I recently blogged on the issue of how to treat unreported income, perks and other personal expenses paid through the business and the treatment of same for support purposes.  As noted in that post, the issue comes up both for support and business valuation purposes. 

In order to value a business, the experts come up with an income stream that gets capitalized.  That income stream is tax affected.  That is where the issue gets interesting.  More often than not, the experts tax affect the entire income, after adding back the perks, personal expenses, non-operating expenses, unreported income, etc. 

I have asked several of the forensic accountants why this is being done if this is note the economic reality for the business owner in that case.  More often than not, I have been told that you cannot assume that a buyer of the business would not declare all of the income and/or would improperly pay expenses through the business.  From a pure business valuation perspective, this seems correct and reasonable.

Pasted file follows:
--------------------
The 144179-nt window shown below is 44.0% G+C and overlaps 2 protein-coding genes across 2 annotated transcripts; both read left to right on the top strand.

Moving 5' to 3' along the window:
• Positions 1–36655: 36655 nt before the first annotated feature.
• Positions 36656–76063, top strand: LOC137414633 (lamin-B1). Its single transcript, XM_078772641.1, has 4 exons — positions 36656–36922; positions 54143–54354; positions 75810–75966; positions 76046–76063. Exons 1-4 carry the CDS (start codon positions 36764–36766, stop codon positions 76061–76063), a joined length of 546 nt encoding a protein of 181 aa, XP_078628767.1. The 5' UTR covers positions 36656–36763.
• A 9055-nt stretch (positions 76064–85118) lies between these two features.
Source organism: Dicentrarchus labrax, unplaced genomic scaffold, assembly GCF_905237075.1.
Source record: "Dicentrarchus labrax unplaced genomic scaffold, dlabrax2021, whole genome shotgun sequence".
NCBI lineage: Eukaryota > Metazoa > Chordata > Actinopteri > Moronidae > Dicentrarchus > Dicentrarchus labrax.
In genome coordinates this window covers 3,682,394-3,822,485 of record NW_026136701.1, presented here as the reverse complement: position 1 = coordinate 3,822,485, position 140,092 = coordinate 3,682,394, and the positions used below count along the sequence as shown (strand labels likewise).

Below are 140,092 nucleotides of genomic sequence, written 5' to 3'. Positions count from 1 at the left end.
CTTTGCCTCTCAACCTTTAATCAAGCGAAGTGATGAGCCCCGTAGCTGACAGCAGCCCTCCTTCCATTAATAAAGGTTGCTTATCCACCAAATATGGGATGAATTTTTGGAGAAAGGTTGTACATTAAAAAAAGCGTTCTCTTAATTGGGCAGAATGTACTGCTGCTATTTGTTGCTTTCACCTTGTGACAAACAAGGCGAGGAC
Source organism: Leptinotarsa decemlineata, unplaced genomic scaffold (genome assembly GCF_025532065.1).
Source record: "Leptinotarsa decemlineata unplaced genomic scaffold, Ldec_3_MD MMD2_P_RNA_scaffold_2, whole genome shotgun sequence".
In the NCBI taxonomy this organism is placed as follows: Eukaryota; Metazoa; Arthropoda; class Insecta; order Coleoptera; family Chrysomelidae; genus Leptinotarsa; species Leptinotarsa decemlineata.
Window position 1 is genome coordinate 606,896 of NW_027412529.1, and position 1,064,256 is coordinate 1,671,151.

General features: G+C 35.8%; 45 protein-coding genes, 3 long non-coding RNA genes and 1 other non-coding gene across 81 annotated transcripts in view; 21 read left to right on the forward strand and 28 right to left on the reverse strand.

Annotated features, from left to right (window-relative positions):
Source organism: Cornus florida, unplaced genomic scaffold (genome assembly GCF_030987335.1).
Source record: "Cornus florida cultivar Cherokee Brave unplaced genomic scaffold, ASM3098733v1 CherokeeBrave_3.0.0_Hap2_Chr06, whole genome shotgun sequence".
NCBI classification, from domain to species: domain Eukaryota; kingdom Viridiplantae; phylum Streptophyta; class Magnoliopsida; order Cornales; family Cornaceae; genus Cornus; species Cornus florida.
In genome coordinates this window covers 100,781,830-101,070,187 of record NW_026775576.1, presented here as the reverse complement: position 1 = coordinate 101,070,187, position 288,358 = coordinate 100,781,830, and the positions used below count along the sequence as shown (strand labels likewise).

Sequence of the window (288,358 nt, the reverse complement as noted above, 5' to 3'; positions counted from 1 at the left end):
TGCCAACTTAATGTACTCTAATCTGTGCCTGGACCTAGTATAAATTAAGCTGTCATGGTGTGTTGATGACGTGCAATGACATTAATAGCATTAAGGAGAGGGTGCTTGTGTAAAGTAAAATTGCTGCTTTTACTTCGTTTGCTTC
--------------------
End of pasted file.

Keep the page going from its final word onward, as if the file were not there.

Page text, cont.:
For purposes of equitable distribution, that remains questionable.  In the seminal case on business valuation in divorce in NJ, Brown v. Brown, discounts for lack of marketability and lack of control were not considered because the business was not really being sold.  Some have argued that Brown means a value to the holder standard is to be applied.  While I am not sure that that is the case, if discounts are not applied because there is no sale, then why are these excess perks and personal expenses tax affected when doing so artificially reduces the value of the business?  Put another way, if the business owner is not paying taxes on these things, why should there be this fictional tax be applied, which only serves to reduce value? At some point, I am sure this issue will be litigated further.  Until then, we will continue making the arguments on both sides.